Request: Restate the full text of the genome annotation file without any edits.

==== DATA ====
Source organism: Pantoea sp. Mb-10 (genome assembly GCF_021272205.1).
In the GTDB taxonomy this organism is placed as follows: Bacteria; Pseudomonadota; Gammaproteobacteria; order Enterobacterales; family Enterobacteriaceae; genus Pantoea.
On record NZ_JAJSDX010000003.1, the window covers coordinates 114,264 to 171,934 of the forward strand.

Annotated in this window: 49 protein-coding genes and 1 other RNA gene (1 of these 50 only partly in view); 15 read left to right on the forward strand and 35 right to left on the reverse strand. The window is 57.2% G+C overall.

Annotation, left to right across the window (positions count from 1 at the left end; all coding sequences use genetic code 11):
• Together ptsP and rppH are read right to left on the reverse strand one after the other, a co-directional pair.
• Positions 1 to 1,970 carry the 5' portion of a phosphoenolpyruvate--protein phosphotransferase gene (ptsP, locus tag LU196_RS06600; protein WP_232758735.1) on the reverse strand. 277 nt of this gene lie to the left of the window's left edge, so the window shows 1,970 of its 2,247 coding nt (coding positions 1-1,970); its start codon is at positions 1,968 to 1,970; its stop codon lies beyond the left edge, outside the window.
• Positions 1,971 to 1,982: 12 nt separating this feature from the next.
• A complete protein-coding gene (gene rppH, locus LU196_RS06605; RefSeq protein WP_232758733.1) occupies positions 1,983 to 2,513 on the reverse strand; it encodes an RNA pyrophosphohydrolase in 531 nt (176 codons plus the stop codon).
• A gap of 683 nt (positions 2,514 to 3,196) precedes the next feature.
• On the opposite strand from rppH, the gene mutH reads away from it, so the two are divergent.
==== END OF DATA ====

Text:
Source organism: Pantoea sp. Mb-10 (genome assembly GCF_021272205.1).
In the GTDB taxonomy this organism is placed as follows: Bacteria; Pseudomonadota; Gammaproteobacteria; order Enterobacterales; family Enterobacteriaceae; genus Pantoea.
On record NZ_JAJSDX010000003.1, the window covers coordinates 114,264 to 171,934 of the forward strand.

Annotated in this window: 49 protein-coding genes and 1 other RNA gene (1 of these 50 only partly in view); 15 read left to right on the forward strand and 35 right to left on the reverse strand. The window is 57.2% G+C overall.

Annotation, left to right across the window (positions count from 1 at the left end; all coding sequences use genetic code 11):
• Together ptsP and rppH are read right to left on the reverse strand one after the other, a co-directional pair.
• Positions 1 to 1,970 carry the 5' portion of a phosphoenolpyruvate--protein phosphotransferase gene (ptsP, locus tag LU196_RS06600; protein WP_232758735.1) on the reverse strand. 277 nt of this gene lie to the left of the window's left edge, so the window shows 1,970 of its 2,247 coding nt (coding positions 1-1,970); its start codon is at positions 1,968 to 1,970; its stop codon lies beyond the left edge, outside the window.
• Positions 1,971 to 1,982: 12 nt separating this feature from the next.
• A complete protein-coding gene (gene rppH, locus LU196_RS06605; RefSeq protein WP_232758733.1) occupies positions 1,983 to 2,513 on the reverse strand; it encodes an RNA pyrophosphohydrolase in 531 nt (176 codons plus the stop codon).
• A gap of 683 nt (positions 2,514 to 3,196) precedes the next feature.
• On the opposite strand from rppH, the gene mutH reads away from it, so the two are divergent.